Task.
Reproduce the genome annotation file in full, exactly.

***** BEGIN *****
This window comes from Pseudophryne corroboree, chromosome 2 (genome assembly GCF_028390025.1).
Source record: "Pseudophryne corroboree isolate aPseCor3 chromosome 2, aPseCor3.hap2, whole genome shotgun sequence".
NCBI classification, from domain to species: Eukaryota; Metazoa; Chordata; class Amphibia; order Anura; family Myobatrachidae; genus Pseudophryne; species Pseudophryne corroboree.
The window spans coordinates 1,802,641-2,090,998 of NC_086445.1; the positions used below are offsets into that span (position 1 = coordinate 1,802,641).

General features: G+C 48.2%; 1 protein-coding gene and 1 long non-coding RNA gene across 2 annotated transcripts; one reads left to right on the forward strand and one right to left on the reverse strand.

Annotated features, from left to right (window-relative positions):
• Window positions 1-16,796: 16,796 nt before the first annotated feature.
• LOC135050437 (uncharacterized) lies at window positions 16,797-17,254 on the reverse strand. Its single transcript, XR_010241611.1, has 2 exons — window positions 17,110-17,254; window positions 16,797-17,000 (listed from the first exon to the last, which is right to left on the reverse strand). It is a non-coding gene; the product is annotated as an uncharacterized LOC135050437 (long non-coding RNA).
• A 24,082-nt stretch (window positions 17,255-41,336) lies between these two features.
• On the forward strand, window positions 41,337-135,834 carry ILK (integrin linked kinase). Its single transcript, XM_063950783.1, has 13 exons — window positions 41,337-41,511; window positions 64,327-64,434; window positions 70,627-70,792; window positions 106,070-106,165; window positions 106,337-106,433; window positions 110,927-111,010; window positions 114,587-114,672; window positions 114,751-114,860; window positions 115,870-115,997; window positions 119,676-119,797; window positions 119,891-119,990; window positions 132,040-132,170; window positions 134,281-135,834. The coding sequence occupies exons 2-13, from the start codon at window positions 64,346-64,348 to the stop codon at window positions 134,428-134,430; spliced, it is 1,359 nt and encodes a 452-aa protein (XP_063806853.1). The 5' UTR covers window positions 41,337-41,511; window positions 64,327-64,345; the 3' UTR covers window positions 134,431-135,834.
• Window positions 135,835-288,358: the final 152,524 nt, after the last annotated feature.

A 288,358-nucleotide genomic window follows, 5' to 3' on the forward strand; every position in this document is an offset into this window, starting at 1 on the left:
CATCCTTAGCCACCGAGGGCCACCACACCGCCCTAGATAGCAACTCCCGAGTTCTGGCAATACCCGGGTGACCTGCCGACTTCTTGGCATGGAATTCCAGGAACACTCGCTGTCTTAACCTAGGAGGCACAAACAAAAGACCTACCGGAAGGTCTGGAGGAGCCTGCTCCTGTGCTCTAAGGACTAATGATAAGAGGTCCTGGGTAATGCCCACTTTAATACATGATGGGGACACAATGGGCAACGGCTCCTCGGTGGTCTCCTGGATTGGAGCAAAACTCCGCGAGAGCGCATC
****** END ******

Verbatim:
This window comes from Pseudophryne corroboree, chromosome 2 (genome assembly GCF_028390025.1).
Source record: "Pseudophryne corroboree isolate aPseCor3 chromosome 2, aPseCor3.hap2, whole genome shotgun sequence".
NCBI classification, from domain to species: Eukaryota; Metazoa; Chordata; class Amphibia; order Anura; family Myobatrachidae; genus Pseudophryne; species Pseudophryne corroboree.
The window spans coordinates 1,802,641-2,090,998 of NC_086445.1; the positions used below are offsets into that span (position 1 = coordinate 1,802,641).

General features: G+C 48.2%; 1 protein-coding gene and 1 long non-coding RNA gene across 2 annotated transcripts; one reads left to right on the forward strand and one right to left on the reverse strand.

Annotated features, from left to right (window-relative positions):
• Window positions 1-16,796: 16,796 nt before the first annotated feature.
• LOC135050437 (uncharacterized) lies at window positions 16,797-17,254 on the reverse strand. Its single transcript, XR_010241611.1, has 2 exons — window positions 17,110-17,254; window positions 16,797-17,000 (listed from the first exon to the last, which is right to left on the reverse strand). It is a non-coding gene; the product is annotated as an uncharacterized LOC135050437 (long non-coding RNA).
• A 24,082-nt stretch (window positions 17,255-41,336) lies between these two features.
• On the forward strand, window positions 41,337-135,834 carry ILK (integrin linked kinase). Its single transcript, XM_063950783.1, has 13 exons — window positions 41,337-41,511; window positions 64,327-64,434; window positions 70,627-70,792; window positions 106,070-106,165; window positions 106,337-106,433; window positions 110,927-111,010; window positions 114,587-114,672; window positions 114,751-114,860; window positions 115,870-115,997; window positions 119,676-119,797; window positions 119,891-119,990; window positions 132,040-132,170; window positions 134,281-135,834. The coding sequence occupies exons 2-13, from the start codon at window positions 64,346-64,348 to the stop codon at window positions 134,428-134,430; spliced, it is 1,359 nt and encodes a 452-aa protein (XP_063806853.1). The 5' UTR covers window positions 41,337-41,511; window positions 64,327-64,345; the 3' UTR covers window positions 134,431-135,834.
• Window positions 135,835-288,358: the final 152,524 nt, after the last annotated feature.

A 288,358-nucleotide genomic window follows, 5' to 3' on the forward strand; every position in this document is an offset into this window, starting at 1 on the left:
CATCCTTAGCCACCGAGGGCCACCACACCGCCCTAGATAGCAACTCCCGAGTTCTGGCAATACCCGGGTGACCTGCCGACTTCTTGGCATGGAATTCCAGGAACACTCGCTGTCTTAACCTAGGAGGCACAAACAAAAGACCTACCGGAAGGTCTGGAGGAGCCTGCTCCTGTGCTCTAAGGACTAATGATAAGAGGTCCTGGGTAATGCCCACTTTAATACATGATGGGGACACAATGGGCAACGGCTCCTCGGTGGTCTCCTGGATTGGAGCAAAACTCCGCGAGAGCGCATC